At the Model 3 launch in July 2017, Musk said over half a million buyers had put down deposits on the new car. That helped send Tesla shares up almost 15 percent over the following six weeks.
The company delivered 145,610 Model 3s in 2018, but all of them at prices far above $35,000. Musk said last week a $35,000 version that could be sold profitably was perhaps six months away. Even with two price cuts this year, the lowest price tag on a Model 3 is now $42,900.
Musk maintains that Model 3 demand is “insanely high,” but his company has not released any figures to demonstrate that.
Asked about the reservations list last week by analysts, outgoing Chief Financial Officer Deepak Ahuja declined to disclose how many people remained, calling it “not relevant.”
Musk has said Tesla has multiple ways of stoking demand, if it chose to, such as offering leases or boosting marketing efforts.
The Model 3s now rolling out of Tesla’s Fremont, California, factory are going to Chinese and European buyers, Tesla says.
The two laid-off employees said delivery targets for North America — made up of mostly U.S. buyers — this quarter would be 55 percent to 60 percent of what they were in the last quarter of 2018.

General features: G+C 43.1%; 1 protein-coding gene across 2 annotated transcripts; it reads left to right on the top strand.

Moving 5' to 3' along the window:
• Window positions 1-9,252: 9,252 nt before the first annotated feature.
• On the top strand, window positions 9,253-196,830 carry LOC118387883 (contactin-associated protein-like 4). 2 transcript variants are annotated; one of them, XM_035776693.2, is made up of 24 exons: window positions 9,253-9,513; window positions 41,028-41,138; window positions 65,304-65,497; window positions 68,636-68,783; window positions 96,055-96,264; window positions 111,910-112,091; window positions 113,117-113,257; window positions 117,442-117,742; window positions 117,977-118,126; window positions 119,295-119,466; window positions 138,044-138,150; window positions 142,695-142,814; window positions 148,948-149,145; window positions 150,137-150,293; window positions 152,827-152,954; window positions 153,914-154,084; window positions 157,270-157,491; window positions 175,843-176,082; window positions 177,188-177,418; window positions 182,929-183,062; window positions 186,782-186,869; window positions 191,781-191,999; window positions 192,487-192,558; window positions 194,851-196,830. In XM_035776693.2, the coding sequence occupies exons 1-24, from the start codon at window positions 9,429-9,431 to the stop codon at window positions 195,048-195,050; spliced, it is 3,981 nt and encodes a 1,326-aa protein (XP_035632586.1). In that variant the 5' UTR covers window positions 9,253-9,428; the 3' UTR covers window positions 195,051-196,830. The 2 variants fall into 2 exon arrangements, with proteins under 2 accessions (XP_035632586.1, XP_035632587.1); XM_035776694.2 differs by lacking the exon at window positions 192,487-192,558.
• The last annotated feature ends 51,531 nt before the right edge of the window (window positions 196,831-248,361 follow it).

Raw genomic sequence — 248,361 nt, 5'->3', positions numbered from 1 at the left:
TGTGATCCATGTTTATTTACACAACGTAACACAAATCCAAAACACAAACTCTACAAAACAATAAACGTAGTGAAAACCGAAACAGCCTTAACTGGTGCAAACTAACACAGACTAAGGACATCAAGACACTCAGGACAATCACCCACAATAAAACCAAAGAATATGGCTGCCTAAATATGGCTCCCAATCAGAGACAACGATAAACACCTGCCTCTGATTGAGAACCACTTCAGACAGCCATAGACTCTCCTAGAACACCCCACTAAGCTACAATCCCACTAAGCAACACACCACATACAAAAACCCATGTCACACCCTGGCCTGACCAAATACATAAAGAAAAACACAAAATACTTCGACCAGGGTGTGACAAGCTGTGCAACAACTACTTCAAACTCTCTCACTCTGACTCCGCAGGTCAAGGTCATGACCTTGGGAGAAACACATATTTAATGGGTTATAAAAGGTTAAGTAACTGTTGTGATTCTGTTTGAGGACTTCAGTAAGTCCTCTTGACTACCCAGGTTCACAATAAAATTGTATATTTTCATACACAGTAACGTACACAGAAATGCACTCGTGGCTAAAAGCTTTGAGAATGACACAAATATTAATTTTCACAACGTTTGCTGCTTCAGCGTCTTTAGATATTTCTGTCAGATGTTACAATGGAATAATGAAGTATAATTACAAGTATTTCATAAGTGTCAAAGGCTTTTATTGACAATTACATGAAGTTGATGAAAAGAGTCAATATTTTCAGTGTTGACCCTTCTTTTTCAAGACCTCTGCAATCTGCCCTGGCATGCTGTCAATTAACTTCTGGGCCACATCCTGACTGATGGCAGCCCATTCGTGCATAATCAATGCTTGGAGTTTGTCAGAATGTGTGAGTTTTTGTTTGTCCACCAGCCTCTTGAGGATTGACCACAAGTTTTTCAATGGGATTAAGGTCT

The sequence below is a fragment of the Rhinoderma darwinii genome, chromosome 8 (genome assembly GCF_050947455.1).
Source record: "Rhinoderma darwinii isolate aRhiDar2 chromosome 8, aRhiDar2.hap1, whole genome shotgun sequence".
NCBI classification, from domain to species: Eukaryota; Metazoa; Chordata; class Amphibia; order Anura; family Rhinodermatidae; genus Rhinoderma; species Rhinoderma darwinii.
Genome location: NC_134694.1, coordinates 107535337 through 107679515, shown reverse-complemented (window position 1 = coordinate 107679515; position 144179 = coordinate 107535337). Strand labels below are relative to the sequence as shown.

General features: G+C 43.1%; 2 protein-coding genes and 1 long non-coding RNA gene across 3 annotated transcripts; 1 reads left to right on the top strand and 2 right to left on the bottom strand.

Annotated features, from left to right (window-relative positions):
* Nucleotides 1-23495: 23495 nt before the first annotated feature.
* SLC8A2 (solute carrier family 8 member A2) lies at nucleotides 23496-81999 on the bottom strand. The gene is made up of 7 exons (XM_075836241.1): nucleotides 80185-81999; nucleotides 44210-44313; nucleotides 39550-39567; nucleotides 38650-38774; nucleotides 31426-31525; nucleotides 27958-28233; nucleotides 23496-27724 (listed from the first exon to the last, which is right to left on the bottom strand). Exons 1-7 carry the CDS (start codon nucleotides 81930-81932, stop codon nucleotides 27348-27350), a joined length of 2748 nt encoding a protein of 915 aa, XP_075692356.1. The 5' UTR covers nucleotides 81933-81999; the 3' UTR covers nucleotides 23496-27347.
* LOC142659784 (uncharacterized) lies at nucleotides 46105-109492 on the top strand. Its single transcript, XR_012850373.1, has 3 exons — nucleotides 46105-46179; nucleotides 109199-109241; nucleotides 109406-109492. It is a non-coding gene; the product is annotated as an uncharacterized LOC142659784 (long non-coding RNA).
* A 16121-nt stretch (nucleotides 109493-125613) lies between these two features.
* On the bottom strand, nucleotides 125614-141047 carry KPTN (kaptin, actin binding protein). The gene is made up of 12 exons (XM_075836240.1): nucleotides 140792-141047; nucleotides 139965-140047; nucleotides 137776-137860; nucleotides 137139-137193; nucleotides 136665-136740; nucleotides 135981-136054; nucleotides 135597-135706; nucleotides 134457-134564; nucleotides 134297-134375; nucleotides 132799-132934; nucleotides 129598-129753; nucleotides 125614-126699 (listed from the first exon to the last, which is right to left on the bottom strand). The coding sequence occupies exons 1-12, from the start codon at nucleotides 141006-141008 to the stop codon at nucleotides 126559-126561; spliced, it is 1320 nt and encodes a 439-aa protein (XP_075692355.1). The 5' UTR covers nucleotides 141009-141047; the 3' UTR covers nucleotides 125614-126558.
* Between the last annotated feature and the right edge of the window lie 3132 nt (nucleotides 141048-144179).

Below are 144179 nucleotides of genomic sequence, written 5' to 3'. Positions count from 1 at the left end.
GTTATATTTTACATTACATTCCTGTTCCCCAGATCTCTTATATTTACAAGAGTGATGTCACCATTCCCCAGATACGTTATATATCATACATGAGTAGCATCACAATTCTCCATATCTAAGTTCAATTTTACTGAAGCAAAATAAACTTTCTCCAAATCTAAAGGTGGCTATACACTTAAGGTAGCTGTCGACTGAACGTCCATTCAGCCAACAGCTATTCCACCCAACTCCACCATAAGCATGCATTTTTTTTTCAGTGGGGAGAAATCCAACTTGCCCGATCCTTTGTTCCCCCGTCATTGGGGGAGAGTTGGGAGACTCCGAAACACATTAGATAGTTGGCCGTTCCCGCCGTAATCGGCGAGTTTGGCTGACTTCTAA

If Tesla does not cut prices soon, it risks losing potential customers — and ones already on its reservation list — to a slew of German and Asian competitors whose electric vehicles will hit the U.S. market this year. Each of the new entrant’s first 200,000 buyers will be eligible for a full federal subsidy.
Having met that number already, the U.S. tax credit for Tesla buyers drops in half to $3,750 for the first six months of 2019, then falls by half again in the second six months.
Musk said last month his “rough guess” was that Tesla would begin building the $35,000 Model 3 in mid-2019.
One of the sources said that could recharge U.S. demand: “If there was a Model 3 for $35,000 that was still a really good car, that blows away the competition, I could see demand going through the roof.”